Jazzwise – Every New Day – Interview – by Selwyn Harris

Jonny Phillips’ Oriole is one of the only surviving lineups from the bands that made up the first flowerings of the influential F-ire Collective. The stability of its personnel contrasts with the nomadic wanderings of the Lake District born acoustic guitarist and composer. His desire to experience first hand the landscapes of the latin world in particular – thats physically culturally and philosophically – accounts for his sabbatical of five years since  Oriole’s previous album release Migration. Phillips continuos his journey with “Every New Day” and his writing and arrangements carry both the sensuous yearning and gentle intoxicating dance qualities of its predecessors. Infused with roots music originating from hot climates, the new album draws from North African and Flamenco music via Cadiz in Andalusia (which has been his home since the Migration CD) and folkloric rhythms from African Brazil (baiao, maracatu, afoxe, samba) and Venezuela (bolero), as well as hints of South American classical music and Gypsy Jazz. Not forgetting that Phillips’ background in classical and church music is also relevant to this world-chamber super potion, which can at times evoke the heady cinematic music of Nino Rota. Drummer Seb Rochford is at his understated best, Oriole occasionally sounds like Polar Bear at carnival time – and now New York based Ingrid Laubrock’s darkly-hued tenor sax tone raises the temperature at the right moments. Just close your eyes and imagine your there.

1/Why a gap of over five years between this and the previous album Migration?


I was living in Spain having a great time, I learned a new language and a whole load of things about music. I lived in Cadiz, Andalusia which is a magical place, very absorbing with brilliant people and by a nice beach. I found it quite hard to think about London and the British Jazz scene to be honest, great as it is. The other reason perhaps is that Cadiz is the city in Europe with the highest unemployment per capita, so as you can imagine its not a great place to save up money for recording and promoting an album. When I finally needed to come back to the UK the Spanish police had stopped many of the concerts in southern Spain meaning I had to busk for a few months every day in order to save enough money to send all my stuff back.

3/You are back living in London now?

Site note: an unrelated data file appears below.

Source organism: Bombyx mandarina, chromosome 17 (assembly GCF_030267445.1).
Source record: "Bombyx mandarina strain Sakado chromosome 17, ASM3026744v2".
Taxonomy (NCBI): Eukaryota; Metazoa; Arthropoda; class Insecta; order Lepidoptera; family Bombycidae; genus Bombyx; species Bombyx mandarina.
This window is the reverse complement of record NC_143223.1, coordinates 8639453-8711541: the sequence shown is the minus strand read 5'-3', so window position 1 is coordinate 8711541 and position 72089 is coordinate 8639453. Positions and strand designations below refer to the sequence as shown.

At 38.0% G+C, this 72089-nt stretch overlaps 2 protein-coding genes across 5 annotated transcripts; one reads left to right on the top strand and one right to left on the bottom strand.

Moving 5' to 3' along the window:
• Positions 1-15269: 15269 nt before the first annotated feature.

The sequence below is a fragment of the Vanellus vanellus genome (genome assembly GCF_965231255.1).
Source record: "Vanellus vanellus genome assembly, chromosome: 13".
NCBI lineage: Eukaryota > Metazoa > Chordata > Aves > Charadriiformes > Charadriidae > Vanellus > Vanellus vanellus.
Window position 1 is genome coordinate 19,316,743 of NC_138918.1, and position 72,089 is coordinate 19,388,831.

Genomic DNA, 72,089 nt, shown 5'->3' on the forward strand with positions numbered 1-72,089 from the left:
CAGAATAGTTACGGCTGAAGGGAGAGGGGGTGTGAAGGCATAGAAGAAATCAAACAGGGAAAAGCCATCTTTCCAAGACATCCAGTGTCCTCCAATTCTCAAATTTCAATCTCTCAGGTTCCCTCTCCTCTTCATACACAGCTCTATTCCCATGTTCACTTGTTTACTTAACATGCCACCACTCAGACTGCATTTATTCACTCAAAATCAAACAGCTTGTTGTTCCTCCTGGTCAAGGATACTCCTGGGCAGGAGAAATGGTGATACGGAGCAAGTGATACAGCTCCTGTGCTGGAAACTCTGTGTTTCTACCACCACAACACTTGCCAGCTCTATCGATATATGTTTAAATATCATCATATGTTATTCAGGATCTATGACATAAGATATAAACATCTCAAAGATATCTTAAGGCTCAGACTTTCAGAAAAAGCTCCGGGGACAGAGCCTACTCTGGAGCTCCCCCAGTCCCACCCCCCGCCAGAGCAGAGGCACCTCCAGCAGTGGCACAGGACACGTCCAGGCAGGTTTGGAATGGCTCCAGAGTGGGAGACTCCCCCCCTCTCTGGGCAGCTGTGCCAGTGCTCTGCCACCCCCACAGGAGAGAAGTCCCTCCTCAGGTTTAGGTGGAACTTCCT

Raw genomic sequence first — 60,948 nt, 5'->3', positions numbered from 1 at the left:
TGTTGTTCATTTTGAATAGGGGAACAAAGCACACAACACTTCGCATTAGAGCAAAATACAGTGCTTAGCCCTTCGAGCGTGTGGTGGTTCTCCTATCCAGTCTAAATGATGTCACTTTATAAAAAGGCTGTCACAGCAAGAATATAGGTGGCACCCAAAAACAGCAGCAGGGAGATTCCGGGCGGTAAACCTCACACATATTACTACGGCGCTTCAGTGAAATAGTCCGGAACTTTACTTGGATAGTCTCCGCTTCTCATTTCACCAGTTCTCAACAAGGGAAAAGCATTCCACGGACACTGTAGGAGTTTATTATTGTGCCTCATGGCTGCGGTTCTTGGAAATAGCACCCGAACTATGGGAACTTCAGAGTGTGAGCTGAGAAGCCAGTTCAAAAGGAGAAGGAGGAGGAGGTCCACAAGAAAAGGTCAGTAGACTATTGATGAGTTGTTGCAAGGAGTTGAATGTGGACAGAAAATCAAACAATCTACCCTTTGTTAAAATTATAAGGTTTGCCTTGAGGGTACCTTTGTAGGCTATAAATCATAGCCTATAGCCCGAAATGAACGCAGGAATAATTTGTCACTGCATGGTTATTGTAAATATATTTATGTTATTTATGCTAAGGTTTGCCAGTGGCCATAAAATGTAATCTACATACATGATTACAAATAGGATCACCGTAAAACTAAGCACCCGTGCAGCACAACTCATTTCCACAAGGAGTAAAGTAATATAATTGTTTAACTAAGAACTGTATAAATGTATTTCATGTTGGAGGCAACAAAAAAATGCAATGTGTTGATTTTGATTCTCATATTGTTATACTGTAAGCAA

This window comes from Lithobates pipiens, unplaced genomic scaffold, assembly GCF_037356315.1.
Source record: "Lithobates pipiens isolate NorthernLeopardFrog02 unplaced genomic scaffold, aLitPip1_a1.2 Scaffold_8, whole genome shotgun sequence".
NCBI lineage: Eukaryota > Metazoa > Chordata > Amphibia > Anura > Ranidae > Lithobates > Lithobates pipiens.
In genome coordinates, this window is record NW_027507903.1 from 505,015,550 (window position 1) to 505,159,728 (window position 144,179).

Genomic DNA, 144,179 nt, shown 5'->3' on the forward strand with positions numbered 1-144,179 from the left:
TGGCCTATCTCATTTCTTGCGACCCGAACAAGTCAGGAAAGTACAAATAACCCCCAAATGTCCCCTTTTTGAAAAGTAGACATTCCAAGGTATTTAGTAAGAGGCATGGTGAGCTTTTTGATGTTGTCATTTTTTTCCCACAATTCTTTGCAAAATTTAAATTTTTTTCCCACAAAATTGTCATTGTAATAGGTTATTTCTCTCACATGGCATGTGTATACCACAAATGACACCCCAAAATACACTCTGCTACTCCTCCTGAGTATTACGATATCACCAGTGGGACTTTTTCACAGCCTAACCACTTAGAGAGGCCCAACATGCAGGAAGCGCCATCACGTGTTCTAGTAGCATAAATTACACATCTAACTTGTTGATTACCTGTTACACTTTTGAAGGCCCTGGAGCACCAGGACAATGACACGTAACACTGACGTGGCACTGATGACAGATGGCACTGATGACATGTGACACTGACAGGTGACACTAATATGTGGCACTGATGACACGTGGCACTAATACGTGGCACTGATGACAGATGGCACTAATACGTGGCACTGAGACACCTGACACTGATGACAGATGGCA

Yes I am. My father got very Ill and died recently. I came back to say goodbye to him and help my family, especially my mother who has always 100% supported me as a musician. In fact my mother is a musician and composer also so I was always surrounded by classical music, early music and church music as a child which is a real gift.

4/Would you still consider yourself a musical migrant? 

Yes I still have wanderlust. In the summer I hope to go back to Spain to see my friends there. Check out some flamenco and then go across to Tangiers in Morocco. After that I might go down to Essaouira to listen to some Gnaoua Music and see the castle from Jimi Hendrixs’ “castles made of sand” . Then maybe compose a few tunes for the next Oriole album on the beach. 

5/Where have your explorations of folkloric music taken you recently?

While I was in Spain I listened to a lots of Flamenco like guitarists Nino Josele, Paco De Lucia, Tito Alcedo and Nono Garcia (who I also played with), pianist Chano Domiguez and Flamenco singer Cameron De La Isla, all Andalusian musicians. I also got a better understanding through my Cuban flat mate in Cadiz of Bolero which I love for its melodrama. Recently I was given a whole pile of classical guitar music by a complete stranger which I am slowly studying. Its mainly from folkloric music from Brazil, Columbia, Spain and Italy. I really love early 20th century Brazilian guitar composer Garoto. I’ve also been getting into Randy Weston (not folk music but he’s really folkloric influenced as a player using lots of African influences), the Argentinean film composer Gustavo Santolalla and Calexico who use use lots of Mariachi influences crossed with Spaghetti Weston soundtrack music. I’ve always listen to and studied a lot of styles, later I strive to integrate them into a coherent style of my own.

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